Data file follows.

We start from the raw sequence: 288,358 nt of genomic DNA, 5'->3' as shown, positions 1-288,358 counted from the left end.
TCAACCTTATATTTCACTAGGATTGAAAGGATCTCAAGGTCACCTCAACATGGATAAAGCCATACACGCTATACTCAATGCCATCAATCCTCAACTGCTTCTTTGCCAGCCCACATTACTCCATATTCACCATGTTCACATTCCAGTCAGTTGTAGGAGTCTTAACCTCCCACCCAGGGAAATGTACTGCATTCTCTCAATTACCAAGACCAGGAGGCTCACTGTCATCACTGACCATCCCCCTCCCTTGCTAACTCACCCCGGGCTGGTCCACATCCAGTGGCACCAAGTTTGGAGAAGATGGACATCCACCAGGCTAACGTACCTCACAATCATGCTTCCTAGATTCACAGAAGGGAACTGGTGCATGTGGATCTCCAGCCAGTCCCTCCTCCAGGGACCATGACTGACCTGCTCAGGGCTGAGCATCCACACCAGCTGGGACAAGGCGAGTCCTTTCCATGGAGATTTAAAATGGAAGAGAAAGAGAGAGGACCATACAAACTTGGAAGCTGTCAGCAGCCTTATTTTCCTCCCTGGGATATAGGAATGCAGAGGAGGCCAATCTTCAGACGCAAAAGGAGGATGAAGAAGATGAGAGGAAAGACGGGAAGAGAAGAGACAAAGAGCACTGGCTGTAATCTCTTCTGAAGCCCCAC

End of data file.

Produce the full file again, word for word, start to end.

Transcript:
We start from the raw sequence: 288,358 nt of genomic DNA, 5'->3' as shown, positions 1-288,358 counted from the left end.
TCAACCTTATATTTCACTAGGATTGAAAGGATCTCAAGGTCACCTCAACATGGATAAAGCCATACACGCTATACTCAATGCCATCAATCCTCAACTGCTTCTTTGCCAGCCCACATTACTCCATATTCACCATGTTCACATTCCAGTCAGTTGTAGGAGTCTTAACCTCCCACCCAGGGAAATGTACTGCATTCTCTCAATTACCAAGACCAGGAGGCTCACTGTCATCACTGACCATCCCCCTCCCTTGCTAACTCACCCCGGGCTGGTCCACATCCAGTGGCACCAAGTTTGGAGAAGATGGACATCCACCAGGCTAACGTACCTCACAATCATGCTTCCTAGATTCACAGAAGGGAACTGGTGCATGTGGATCTCCAGCCAGTCCCTCCTCCAGGGACCATGACTGACCTGCTCAGGGCTGAGCATCCACACCAGCTGGGACAAGGCGAGTCCTTTCCATGGAGATTTAAAATGGAAGAGAAAGAGAGAGGACCATACAAACTTGGAAGCTGTCAGCAGCCTTATTTTCCTCCCTGGGATATAGGAATGCAGAGGAGGCCAATCTTCAGACGCAAAAGGAGGATGAAGAAGATGAGAGGAAAGACGGGAAGAGAAGAGACAAAGAGCACTGGCTGTAATCTCTTCTGAAGCCCCAC